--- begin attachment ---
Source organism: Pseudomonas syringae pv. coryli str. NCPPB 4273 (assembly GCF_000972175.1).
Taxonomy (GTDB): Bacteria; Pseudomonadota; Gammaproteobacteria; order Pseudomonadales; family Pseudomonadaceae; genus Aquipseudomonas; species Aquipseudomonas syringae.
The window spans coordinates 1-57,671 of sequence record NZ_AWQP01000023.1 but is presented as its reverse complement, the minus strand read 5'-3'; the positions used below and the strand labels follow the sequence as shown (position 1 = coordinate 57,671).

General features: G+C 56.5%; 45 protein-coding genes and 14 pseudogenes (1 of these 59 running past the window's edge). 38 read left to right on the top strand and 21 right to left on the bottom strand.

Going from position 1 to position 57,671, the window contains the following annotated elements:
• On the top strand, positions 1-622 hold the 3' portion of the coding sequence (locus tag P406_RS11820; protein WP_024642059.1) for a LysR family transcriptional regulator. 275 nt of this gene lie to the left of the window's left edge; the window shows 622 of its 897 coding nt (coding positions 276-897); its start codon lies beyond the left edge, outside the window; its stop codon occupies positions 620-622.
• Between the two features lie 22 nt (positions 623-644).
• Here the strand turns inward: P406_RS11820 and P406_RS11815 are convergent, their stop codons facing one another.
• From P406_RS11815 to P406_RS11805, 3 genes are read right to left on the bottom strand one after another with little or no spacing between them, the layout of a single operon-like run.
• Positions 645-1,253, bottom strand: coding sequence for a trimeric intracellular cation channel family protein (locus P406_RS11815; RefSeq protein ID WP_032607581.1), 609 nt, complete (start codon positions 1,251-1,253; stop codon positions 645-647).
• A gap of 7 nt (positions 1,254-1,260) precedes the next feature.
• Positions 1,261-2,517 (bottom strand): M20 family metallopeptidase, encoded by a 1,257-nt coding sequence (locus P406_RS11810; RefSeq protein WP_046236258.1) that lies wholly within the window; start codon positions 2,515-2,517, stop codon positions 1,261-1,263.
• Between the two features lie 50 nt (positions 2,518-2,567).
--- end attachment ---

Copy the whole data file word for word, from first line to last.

Source organism: Pseudomonas syringae pv. coryli str. NCPPB 4273 (assembly GCF_000972175.1).
Taxonomy (GTDB): Bacteria; Pseudomonadota; Gammaproteobacteria; order Pseudomonadales; family Pseudomonadaceae; genus Aquipseudomonas; species Aquipseudomonas syringae.
The window spans coordinates 1-57,671 of sequence record NZ_AWQP01000023.1 but is presented as its reverse complement, the minus strand read 5'-3'; the positions used below and the strand labels follow the sequence as shown (position 1 = coordinate 57,671).

General features: G+C 56.5%; 45 protein-coding genes and 14 pseudogenes (1 of these 59 running past the window's edge). 38 read left to right on the top strand and 21 right to left on the bottom strand.

Going from position 1 to position 57,671, the window contains the following annotated elements:
• On the top strand, positions 1-622 hold the 3' portion of the coding sequence (locus tag P406_RS11820; protein WP_024642059.1) for a LysR family transcriptional regulator. 275 nt of this gene lie to the left of the window's left edge; the window shows 622 of its 897 coding nt (coding positions 276-897); its start codon lies beyond the left edge, outside the window; its stop codon occupies positions 620-622.
• Between the two features lie 22 nt (positions 623-644).
• Here the strand turns inward: P406_RS11820 and P406_RS11815 are convergent, their stop codons facing one another.
• From P406_RS11815 to P406_RS11805, 3 genes are read right to left on the bottom strand one after another with little or no spacing between them, the layout of a single operon-like run.
• Positions 645-1,253, bottom strand: coding sequence for a trimeric intracellular cation channel family protein (locus P406_RS11815; RefSeq protein ID WP_032607581.1), 609 nt, complete (start codon positions 1,251-1,253; stop codon positions 645-647).
• A gap of 7 nt (positions 1,254-1,260) precedes the next feature.
• Positions 1,261-2,517 (bottom strand): M20 family metallopeptidase, encoded by a 1,257-nt coding sequence (locus P406_RS11810; RefSeq protein WP_046236258.1) that lies wholly within the window; start codon positions 2,515-2,517, stop codon positions 1,261-1,263.
• Between the two features lie 50 nt (positions 2,518-2,567).